PARIS — Right now, French Open champions Rafael Nadal and Serena Williams are as good as it gets in tennis.
But at Wimbledon in two weeks, Nadal will be merely a serious contender, while Williams will be the unquestioned favorite.
Both are 43-2 in 2013. He’s won 22 matches in a row. Her winning streak is at 31, the longest single-season run on the women’s tour in 13 years.
Nadal’s Grand Slam title total stands at 12, tied for the third most in the history of the men’s game. Williams is up to 16 major singles trophies, sixth best among women.
At Wimbledon is where the similarities end. Williams is a five-time champion at the All England Club, including a year ago, and the way she’s playing at the moment, there is little reason to anticipate anyone beating her there this time. Nadal, despite his recent form, is still among a group of possible champions.
Even the Nadals acknowledge he is not quite as superb on grass as he is on clay. How could he be? He is 59-1 in the French Open, with four titles in a row from 2005-08 and another four in a row from 2010-13, and the only man to claim eight titles at the same major.
That said, he’s done well at Wimbledon, winning in 2008 and 2010, and losing in the final to Federer in 2006-07 and to Novak Djokovic in 2011.
A year ago, though, Nadal exited in the second round against Lukas Rosol, who was ranked 100th at the time. That would be the last match Nadal played for about seven months because of a painful left knee, an absence that saw him skip the London Olympics, the U.S. Open and the Australian Open and is the reason he’s ranked No. 5 this week, not higher.
He usually likes to prepare for Wimbledon by playing in another grass-court tournament during the week right after the French Open. But this time, Nadal chose not to, withdrawing from the field in Halle, Germany, and opting for rest, instead.
“That’s not the ideal situation before a Grand Slam like Wimbledon that is on grass,” Nadal said. “The conditions are very different.”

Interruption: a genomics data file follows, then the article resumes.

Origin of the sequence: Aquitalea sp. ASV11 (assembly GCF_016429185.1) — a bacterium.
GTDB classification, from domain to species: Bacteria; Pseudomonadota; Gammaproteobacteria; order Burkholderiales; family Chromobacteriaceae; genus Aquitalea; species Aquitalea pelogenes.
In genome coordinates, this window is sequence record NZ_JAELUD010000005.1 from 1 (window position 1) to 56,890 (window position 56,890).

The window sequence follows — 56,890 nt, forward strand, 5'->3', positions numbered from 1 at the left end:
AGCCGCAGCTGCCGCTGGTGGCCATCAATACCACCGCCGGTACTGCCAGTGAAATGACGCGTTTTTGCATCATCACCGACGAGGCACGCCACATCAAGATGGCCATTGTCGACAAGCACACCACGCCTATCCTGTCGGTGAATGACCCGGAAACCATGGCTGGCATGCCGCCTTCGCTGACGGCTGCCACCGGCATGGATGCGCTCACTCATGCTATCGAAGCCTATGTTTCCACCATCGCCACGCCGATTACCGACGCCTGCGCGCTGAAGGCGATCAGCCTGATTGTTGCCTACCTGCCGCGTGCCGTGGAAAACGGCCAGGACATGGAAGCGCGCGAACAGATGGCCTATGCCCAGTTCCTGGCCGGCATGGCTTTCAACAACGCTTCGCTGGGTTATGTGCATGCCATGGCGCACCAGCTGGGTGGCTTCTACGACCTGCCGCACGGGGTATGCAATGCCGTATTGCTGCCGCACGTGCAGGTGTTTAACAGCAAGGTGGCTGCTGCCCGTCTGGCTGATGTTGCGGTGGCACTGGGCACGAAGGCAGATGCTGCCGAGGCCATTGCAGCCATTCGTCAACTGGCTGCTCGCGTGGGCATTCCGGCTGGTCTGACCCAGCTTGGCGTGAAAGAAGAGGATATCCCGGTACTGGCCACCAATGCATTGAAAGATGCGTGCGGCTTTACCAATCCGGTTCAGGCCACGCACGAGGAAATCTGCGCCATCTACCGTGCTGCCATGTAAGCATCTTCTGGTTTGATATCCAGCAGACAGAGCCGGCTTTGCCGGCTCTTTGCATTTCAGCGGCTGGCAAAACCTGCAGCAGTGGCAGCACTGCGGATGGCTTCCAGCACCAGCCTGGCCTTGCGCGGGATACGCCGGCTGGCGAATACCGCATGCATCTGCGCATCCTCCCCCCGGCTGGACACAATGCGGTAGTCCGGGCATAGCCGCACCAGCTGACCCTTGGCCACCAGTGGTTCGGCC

At first, he found grass to be problematic, but his accomplishments at Wimbledon are ample proof that he figured out a way to overcome that.
“You can improve always, in every way,” Nadal said. “And in tennis, for sure, you can keep improving.”
Unlike Nadal, Williams has had her issues with red clay: After winning the French Open in 2002, it took her 11 years to get a second trophy. And unlike Nadal, she’s excelled more on other surfaces, with those five Wimbledon championships, plus five on hard courts at the Australian Open, and four on hard courts at the U.S. Open.
Tough as her serve was to handle at the French Open these last two weeks – she hit 10 aces in Saturday’s final against Maria Sharapova including three in the last game – it should only be more effective on grass, where balls skid instead of clay’s higher bounces.
After her own stunning early exit at a Grand Slam tournament last year — at Roland Garros, in the first round, to a woman ranked 111th — Williams immediately went about fixing things. She stuck around Paris to practice for Wimbledon at coach Patrick Mouratoglou’s tennis academy and has gone 74-3 since, winning three of the last four major titles, plus gold at the Olympics.
“It really was a shock for her. She really worked on rebuilding herself to become perhaps stronger than ever,” Mouratoglou said.
And Williams insists that she is willing to find new areas to work on, which might not be comforting to other women hoping to knock her from No. 1.
“The day I feel that I cannot improve, it’s going to be a problem for me. I’m going to have to really debate whether I should keep playing,” said Williams, who almost always skips Wimbledon tuneup tournaments. “But I feel like, as of now, I can do a lot of things better. I can be better. I feel like I can be more fit. There’s still a level of improvement that I can reach.”
It’s hard to top being unbeatable, which is what she and Nadal have been lately.